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Clips Nation Roundtable: Grading the Paul George Trade

The Clippers’ swing move this summer was trading for Paul George, which sealed the deal for Kawhi Leonard. But how good was the trade in and of itself? Our writers give their thoughts (and grades) on the deal.

Los Angeles Clippers Introduce Kawhi Leonard & Paul George Photo by Kevork Djansezian/Getty Images

In many ways, the Clippers’ summer rested on their trade for Paul George. Without that move, it’s unclear if they land Kawhi Leonard as a free agent. If they don’t make that deal, even if they do get Kawhi, next season would take a much different shape, and the Clippers’ other acquisitions and signings this summer might not have happened. That said, here are our writer’s grades on the Paul George trade, taking it as separately from the rest of the summer as possible.

Eric Patten: A

Paul George has long been one of my favorite players. I recall multiple stories of the internal strife around not selecting George when the Clippers had the chance, and positional need, in 2010. Until the last season and a half, small forward had been, historically, the most challenging position for the Clippers to fill. There were draft misses, free agent misses, and a lack of prioritizing the position through basically forever. All of that changed when the Clippers bet the future on George and Kawhi Leonard teaming with their current group. George is as good of a two-way player as there is in the game, and the only person demonstrably better will suit up alongside him. It’s going to be ridiculous. Of course, there have always been questions about George as an alpha, but this is a problem rectified by Leonard, and to a lesser extent, Lou Williams being more than willing to take crunch time shots. And while there may be lingering shoulder issues, he had offseason surgery to correct them, and he was pretty effective even with them hurt down the stretch in OKC. Giving up the draft assets and Shai is tough, but this move is to win now and is an “A” for the Clippers without a doubt.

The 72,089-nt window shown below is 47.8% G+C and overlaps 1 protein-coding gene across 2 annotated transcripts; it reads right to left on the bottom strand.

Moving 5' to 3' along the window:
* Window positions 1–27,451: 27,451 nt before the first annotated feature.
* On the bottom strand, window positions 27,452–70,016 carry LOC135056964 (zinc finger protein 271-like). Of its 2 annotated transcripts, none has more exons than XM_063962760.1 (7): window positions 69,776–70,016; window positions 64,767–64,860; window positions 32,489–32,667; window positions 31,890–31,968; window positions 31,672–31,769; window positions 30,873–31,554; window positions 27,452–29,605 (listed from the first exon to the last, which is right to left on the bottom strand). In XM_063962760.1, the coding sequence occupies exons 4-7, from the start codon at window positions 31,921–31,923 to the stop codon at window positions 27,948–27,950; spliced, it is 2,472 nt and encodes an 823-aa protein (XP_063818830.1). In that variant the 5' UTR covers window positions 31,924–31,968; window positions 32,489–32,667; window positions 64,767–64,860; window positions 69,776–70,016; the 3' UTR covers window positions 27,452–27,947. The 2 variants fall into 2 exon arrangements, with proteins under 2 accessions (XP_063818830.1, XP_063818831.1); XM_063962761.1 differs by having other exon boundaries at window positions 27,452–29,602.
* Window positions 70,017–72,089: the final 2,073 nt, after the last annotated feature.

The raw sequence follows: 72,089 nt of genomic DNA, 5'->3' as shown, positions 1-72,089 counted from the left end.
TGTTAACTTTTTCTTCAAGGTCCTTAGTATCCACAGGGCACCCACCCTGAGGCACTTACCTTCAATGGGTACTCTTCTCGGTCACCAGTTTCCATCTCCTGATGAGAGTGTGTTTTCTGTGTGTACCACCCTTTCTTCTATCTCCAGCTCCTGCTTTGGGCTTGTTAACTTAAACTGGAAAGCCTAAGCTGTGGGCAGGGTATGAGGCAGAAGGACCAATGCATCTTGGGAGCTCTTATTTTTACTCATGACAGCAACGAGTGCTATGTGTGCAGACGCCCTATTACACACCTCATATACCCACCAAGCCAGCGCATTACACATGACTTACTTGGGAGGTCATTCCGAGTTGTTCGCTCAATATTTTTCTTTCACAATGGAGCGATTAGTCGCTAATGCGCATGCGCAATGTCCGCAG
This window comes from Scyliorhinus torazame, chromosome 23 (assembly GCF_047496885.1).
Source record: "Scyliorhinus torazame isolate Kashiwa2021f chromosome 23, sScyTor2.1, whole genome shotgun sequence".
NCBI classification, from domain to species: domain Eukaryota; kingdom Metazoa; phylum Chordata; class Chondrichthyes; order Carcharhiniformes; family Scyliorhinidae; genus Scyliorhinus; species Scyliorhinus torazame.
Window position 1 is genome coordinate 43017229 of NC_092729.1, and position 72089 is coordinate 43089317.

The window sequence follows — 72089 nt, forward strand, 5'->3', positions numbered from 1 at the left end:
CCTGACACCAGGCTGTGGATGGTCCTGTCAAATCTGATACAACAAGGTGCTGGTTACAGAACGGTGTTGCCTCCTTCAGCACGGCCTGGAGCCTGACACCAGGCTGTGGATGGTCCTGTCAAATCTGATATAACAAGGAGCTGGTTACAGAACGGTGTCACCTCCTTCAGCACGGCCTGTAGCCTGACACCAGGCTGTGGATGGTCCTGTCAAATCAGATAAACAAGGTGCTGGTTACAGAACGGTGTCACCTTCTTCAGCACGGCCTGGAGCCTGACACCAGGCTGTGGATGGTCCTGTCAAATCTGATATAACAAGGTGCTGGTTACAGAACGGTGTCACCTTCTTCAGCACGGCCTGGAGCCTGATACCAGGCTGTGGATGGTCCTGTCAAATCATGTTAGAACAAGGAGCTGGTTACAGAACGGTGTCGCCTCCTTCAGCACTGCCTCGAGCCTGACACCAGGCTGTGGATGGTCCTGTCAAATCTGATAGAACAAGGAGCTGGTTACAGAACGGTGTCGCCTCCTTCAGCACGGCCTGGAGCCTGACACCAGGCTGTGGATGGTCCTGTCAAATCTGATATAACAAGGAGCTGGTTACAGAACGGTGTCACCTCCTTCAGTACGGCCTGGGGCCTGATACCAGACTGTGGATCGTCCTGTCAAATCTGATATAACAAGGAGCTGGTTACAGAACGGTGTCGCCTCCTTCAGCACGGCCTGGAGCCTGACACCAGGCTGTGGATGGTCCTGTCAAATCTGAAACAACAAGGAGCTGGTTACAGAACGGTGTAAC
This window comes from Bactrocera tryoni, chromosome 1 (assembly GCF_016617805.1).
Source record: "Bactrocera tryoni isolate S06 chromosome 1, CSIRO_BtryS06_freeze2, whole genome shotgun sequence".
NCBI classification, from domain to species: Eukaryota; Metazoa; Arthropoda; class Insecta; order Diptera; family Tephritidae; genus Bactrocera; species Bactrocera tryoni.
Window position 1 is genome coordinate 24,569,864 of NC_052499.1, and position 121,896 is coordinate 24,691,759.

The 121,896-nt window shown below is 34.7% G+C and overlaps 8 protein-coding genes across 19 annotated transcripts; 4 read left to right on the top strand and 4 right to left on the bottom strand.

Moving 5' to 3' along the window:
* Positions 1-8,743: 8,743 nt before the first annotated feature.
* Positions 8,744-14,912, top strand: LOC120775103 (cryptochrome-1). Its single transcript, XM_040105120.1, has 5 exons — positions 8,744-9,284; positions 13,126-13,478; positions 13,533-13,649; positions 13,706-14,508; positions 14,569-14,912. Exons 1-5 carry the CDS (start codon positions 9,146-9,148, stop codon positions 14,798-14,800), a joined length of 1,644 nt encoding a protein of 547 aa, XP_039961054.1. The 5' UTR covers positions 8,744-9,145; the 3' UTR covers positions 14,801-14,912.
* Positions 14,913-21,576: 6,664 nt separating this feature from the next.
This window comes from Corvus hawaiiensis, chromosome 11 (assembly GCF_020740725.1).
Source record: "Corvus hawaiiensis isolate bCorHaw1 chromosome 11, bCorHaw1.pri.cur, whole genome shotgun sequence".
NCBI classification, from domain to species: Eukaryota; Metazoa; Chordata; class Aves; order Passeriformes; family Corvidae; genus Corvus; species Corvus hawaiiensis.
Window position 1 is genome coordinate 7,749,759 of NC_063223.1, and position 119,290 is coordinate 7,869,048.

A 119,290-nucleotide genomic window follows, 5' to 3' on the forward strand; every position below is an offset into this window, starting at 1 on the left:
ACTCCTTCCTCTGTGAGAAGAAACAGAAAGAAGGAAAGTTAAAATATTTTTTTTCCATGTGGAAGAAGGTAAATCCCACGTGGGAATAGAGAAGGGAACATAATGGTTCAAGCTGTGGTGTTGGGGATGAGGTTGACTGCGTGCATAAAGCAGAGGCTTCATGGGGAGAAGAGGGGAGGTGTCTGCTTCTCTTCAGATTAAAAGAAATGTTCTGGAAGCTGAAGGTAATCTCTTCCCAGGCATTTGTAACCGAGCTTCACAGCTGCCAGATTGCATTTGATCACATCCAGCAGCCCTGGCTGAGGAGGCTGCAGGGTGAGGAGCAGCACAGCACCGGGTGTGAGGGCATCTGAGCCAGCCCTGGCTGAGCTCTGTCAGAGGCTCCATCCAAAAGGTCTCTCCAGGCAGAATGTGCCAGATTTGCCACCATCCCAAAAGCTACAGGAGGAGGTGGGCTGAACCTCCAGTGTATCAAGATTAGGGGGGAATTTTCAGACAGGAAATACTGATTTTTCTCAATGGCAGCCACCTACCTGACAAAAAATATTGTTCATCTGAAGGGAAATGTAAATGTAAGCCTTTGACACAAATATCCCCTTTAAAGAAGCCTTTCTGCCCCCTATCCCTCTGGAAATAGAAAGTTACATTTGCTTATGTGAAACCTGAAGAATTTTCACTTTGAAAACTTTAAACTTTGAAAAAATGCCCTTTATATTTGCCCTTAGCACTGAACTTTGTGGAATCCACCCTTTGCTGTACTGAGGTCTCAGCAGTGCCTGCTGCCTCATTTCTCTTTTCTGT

Thomas Wood: A-